New Delhi: Major infrastructure projects in power, coal mining, petroleum and natural gas, roads and railways have missed targets set for April to December, a report said.
The ministry of statistics and planning’s review report on infrastructure released last week showed all segments except refinery production trailed targets.
Highways regulator National Highway Authority of India, or NHAI, missed the target of widening, strengthening 2,261km of roads by 30%. Natural gas output was short of the goal of 30,019 million cu. m by 5,017; fertilizer production was 10% below the target at 11.15 million tonnes (mt).
Only refinery production topped its target by 1% at 120.4mt, led by projects undertaken by state-owned Indian Oil Corp. Ltd, the report said.
Movement of goods also saw a lower-than-expected traffic during the period. Railway freight at 607mt was 3.4% below target and major ports handled 392mt of cargo, 8.1% short of the goal.
An August review by the same ministry had reported similar findings. For the five months to August, most sectors, barring refinery production, had failed to meet targets. Mint had reported on 13 August that at least half the infrastructure projects being executed in vital areas—such as atomic energy, railways, power, telecom and petroleum—have been delayed, resulting in a cost overrun of at least 10%.
Some officials say missing targets can’t always be seen as nonperformance. “While the road sector missed its target, it will be wrong to say that NHAI is not performing. By the same statistics, NHAI has recorded a 72% growth compared with April-December 2007,” said a Planning Commission official who didn’t want to be identified.
NHAI added 656km of roads in the nine-month period compared with a year earlier. Total expenditure on highway projects in the period under review rose 13.4% from a year ago.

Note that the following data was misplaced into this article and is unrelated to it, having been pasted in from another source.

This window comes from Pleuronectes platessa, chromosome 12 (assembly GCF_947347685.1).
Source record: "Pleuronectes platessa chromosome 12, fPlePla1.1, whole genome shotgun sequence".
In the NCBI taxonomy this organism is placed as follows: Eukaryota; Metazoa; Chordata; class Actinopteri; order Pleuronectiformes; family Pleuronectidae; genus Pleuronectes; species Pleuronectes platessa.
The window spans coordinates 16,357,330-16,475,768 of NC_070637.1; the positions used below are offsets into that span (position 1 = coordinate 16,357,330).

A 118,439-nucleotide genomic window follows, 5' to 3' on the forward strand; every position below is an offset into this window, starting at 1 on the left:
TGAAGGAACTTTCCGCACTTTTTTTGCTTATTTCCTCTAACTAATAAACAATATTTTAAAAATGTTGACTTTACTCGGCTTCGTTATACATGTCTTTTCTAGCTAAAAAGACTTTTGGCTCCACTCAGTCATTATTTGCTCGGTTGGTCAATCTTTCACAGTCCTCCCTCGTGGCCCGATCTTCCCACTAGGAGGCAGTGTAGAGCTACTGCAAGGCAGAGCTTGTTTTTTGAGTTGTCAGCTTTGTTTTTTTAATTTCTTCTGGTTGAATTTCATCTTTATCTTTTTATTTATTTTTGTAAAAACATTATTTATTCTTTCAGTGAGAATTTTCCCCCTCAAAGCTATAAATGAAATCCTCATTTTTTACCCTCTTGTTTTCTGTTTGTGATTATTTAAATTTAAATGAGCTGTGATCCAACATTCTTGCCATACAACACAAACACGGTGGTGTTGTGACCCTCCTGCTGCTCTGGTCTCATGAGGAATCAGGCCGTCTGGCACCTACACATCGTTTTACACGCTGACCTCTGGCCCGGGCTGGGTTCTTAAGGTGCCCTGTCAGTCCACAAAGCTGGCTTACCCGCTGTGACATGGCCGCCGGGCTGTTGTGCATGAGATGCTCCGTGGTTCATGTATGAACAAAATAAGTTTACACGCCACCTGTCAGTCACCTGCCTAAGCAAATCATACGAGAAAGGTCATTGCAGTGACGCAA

Infrastructure has been a major focus for the Congress party led-United Progressive Alliance government, as it attempts to boost public expenditure following the global economic slowdown. Starting December, the government announced two major stimulus packages worth about Rs52,000 crore. A bank refinance window of Rs40,000 crore through state-owned India Infrastructure Finance Co. Ltd has also been provided for.
Private sector investment is a major component of this government’s infrastructure financing plan, with the Planning Commission estimating that at least 30% of the projected $500 billion in infrastructure investment between 2007 and 2012 should come from the private sector.
“There are no bids (from private developers),” said Siddhartha Das, national public-private partnership practice leader at consulting firm Ernst and Young Pvt. Ltd. “It has only slowed down in the past one and a half years because of overconfidence in the institutional arrangement and in investor interest that was exacerbated by the economic slowdown.”